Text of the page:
but the magnet IS normal and it IS levitating.

> >Good basic introduction  at    http://www.physics.ucla.edu/marty/diamag/

Good info there. Thanks.

Have you considered using graphite in your configuration to make
a 'no power' solution?

> Something about the size of a smallish model tank.  A little bigger.  It
> measures (non-uniformly) 6 1/4" x 4 1/2" x 2 1/4"  And that's pretty
> light.  ~5oz+magnets all told.

So what exactly is the point of the project? Could you not float the triangle
by having the electromagnets above the corners and use the standard
'levitating globe at science fair' control code.

Robert

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>Is not the magnet levitating above a superconductor 'normal'?
>Seems that all you need is superconducting corner supports and
>it's a 'no brainer'.

Using cryogenic cooling units for a model seems a little excessive to me...

>Have you considered using graphite in your configuration to make
>a 'no power' solution?

If you can show me a geometry that looks workable, then I'm up for it.

> > Something about the size of a smallish model tank.  A little bigger.  It
> > measures (non-uniformly) 6 1/4" x 4 1/2" x 2 1/4"  And that's pretty
> > light.  ~5oz+magnets all told.
>
>So what exactly is the point of the project? Could you not float the triangle
>by having the electromagnets above the corners and use the standard
>'levitating globe at science fair' control code.

I thought that I had made the point of the project clear.  Apparently
not.  I want to levitate a futuristic model "flying" tank for a table top
war game/hobby.  To this end, a frame over it would be best
avoided.  Having it spin is also to be avoided.

Let me set the record straight here.  This is not a "school project"  this
is not a "term project"  this has nothing to do with school, and little to
do with my past areas of study (electronics and electronic control systems).

I got the impression that some people had begun thinking that this was a
science fair type project, and that I was of the age to be making
such.  That is not the state of things.  I graduated from my tech school a
while back.  I simply do not have the physics background required to know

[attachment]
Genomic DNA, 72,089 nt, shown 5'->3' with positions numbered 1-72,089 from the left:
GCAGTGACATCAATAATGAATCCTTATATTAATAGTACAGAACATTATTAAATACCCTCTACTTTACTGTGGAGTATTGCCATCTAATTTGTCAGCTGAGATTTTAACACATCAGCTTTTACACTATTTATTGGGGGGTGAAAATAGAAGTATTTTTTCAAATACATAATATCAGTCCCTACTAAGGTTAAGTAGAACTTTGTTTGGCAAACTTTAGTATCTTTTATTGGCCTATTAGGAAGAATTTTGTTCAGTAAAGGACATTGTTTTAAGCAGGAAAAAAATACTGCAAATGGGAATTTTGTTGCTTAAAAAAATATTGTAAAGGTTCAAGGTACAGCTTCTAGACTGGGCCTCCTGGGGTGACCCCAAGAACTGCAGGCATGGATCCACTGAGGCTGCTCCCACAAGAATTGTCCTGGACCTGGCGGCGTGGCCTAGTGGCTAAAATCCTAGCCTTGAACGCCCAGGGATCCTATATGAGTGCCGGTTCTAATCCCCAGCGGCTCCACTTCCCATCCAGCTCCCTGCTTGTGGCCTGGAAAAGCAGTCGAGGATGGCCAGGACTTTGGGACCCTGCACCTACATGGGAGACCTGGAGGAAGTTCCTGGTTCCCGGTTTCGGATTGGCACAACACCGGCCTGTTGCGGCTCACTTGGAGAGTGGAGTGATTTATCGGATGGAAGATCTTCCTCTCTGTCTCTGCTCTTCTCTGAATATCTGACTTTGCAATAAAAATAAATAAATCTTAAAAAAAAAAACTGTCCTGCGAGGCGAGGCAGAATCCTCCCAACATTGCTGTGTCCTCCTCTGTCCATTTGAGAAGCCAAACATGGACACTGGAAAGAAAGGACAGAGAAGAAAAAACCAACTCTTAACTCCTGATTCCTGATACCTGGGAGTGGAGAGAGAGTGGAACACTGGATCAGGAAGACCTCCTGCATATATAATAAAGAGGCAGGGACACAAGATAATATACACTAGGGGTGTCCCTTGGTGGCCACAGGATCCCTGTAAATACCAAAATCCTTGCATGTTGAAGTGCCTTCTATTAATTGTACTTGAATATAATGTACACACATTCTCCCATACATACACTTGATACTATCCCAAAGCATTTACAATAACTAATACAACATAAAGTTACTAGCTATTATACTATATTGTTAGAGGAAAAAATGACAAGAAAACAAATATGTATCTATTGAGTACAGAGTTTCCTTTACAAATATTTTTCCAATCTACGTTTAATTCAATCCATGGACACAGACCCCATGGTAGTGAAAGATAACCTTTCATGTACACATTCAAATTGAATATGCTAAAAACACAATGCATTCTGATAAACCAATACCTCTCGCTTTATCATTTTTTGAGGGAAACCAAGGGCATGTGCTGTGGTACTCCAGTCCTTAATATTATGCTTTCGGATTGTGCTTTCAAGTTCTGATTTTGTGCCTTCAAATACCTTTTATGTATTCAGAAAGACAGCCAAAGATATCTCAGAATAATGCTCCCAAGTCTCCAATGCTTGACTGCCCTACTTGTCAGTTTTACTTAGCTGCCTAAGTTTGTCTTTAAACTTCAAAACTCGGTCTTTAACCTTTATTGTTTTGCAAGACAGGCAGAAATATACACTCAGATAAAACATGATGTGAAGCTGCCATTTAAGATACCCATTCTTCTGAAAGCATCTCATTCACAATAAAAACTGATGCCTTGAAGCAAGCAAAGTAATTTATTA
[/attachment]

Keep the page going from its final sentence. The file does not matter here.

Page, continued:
the equations for magnetic repulsion/attraction.  I suppose I should have
been able to derive them, but when I tried a while back I didn't get very
far.  I guess I took the wrong line of reasoning, or didn't draw it out far
enough.

If and when I get this thing workable, and operating, I'll post a link to
pictures of the system.  It's unlikely to be soon, since there will be a
largeish amount of painting after the control system is done, then packaged
in some kind of base.

I've updated the site I previously linked (http://members.shaw.ca/annirak)
of the models that I'm looking at trying to levitate.  If you want to show
me visually some idea for a configuration, then a POV-Ray file will work
fine for me if you don't want to link or email a diagram.

Thanks for all the help so far from all the people who have contributed.

--Brendan

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So you want to let some futuristic models fly above a table?
There's no way to do this with supercondutors or some kind of graphit!
You have to think different.
Use the repulsive forces of two equal magnet poles to let the model fly,
and then use the attracting force of opposite magnet poles to hold
the model in position! You'll have to use some more magnets for the
fly than for holding.
I think there's no other possibility to do this, unless you have  the money
for an ultrasonics solution.

MfG,
Do.Pe.

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On a similar issue, please see:

http://www.cable.net.nz/ou/coils%20page.html

http://www.cable.net.nz/ou/

This guy is challenging Lenz's law...

On 23 Oct 2003 at 15:22, desertFOL.DYNDNS.ORG wrote:

{Quote hidden}